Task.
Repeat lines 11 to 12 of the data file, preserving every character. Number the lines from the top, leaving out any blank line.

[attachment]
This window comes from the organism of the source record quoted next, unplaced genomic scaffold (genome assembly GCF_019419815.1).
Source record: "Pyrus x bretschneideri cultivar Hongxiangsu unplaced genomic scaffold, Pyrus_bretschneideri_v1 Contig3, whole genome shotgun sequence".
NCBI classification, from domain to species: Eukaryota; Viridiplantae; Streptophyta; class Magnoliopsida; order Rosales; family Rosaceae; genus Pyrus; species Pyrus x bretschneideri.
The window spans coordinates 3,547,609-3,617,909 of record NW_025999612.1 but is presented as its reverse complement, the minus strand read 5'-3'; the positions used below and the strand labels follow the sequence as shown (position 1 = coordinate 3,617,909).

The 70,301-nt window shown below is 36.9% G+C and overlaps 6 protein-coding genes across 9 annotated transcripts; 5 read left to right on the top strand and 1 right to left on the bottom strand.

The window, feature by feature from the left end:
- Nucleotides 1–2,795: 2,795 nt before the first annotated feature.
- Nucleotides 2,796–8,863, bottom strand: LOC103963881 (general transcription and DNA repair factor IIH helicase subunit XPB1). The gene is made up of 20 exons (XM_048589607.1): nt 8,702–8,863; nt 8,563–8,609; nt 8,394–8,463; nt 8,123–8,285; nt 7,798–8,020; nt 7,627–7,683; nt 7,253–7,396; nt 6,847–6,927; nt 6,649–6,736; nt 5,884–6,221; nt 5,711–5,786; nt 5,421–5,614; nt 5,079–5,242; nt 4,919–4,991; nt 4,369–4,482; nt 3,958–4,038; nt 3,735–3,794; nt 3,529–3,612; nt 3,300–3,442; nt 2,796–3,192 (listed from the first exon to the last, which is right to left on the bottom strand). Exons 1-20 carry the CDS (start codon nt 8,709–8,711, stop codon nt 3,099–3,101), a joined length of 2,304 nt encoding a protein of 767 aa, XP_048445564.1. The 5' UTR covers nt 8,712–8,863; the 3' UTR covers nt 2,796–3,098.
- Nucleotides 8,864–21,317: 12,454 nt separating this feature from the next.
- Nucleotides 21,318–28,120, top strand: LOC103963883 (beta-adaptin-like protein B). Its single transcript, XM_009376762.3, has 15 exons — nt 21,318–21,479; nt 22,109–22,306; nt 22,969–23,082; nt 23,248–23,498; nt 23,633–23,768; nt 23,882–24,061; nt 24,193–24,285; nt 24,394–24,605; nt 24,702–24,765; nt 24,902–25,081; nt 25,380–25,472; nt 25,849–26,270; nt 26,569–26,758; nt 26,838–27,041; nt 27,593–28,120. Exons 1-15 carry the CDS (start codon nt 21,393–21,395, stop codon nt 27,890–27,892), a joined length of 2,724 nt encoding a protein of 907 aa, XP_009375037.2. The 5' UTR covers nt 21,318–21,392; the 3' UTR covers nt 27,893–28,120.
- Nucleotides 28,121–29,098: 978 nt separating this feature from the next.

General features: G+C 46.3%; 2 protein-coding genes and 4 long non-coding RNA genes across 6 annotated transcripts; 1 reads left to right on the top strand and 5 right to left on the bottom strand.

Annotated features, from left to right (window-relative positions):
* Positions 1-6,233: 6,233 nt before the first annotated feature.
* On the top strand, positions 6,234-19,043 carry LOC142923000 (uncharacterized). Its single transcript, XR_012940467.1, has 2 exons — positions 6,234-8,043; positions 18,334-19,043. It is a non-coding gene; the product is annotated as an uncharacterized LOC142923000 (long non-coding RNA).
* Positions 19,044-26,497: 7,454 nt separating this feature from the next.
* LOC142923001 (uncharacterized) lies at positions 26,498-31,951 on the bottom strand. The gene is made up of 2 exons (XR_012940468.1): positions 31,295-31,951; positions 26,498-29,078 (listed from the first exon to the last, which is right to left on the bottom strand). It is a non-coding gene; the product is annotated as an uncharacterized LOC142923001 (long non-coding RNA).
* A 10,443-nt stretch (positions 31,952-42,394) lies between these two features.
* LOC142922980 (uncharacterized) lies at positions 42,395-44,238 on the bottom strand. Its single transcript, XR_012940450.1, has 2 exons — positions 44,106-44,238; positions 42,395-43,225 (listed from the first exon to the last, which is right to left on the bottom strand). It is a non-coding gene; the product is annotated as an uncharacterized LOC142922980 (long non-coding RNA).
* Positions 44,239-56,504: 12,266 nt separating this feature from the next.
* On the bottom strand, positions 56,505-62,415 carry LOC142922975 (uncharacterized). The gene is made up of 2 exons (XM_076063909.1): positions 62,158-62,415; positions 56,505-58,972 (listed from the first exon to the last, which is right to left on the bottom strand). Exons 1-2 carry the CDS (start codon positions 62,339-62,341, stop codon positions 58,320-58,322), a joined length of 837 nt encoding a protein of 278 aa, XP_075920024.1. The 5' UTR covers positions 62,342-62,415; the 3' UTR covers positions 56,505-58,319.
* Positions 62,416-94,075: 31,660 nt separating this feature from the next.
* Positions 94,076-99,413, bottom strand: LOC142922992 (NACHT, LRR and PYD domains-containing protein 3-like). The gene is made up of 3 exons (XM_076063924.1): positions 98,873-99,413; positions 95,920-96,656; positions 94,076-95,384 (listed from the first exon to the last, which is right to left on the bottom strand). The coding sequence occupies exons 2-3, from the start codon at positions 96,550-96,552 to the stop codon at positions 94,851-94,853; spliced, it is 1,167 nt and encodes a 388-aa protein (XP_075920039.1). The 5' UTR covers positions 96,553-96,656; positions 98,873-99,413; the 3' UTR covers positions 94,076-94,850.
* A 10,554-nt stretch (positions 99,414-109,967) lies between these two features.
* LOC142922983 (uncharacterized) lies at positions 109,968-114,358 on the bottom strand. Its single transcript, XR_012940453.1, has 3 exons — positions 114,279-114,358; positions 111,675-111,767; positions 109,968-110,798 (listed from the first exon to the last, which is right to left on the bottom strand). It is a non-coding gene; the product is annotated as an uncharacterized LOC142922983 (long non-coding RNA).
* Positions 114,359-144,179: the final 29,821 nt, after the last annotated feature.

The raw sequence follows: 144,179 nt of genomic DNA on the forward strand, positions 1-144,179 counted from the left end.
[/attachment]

- Nucleotides 28,121–29,098: 978 nt separating this feature from the next.

General features: G+C 46.3%; 2 protein-coding genes and 4 long non-coding RNA genes across 6 annotated transcripts; 1 reads left to right on the top strand and 5 right to left on the bottom strand.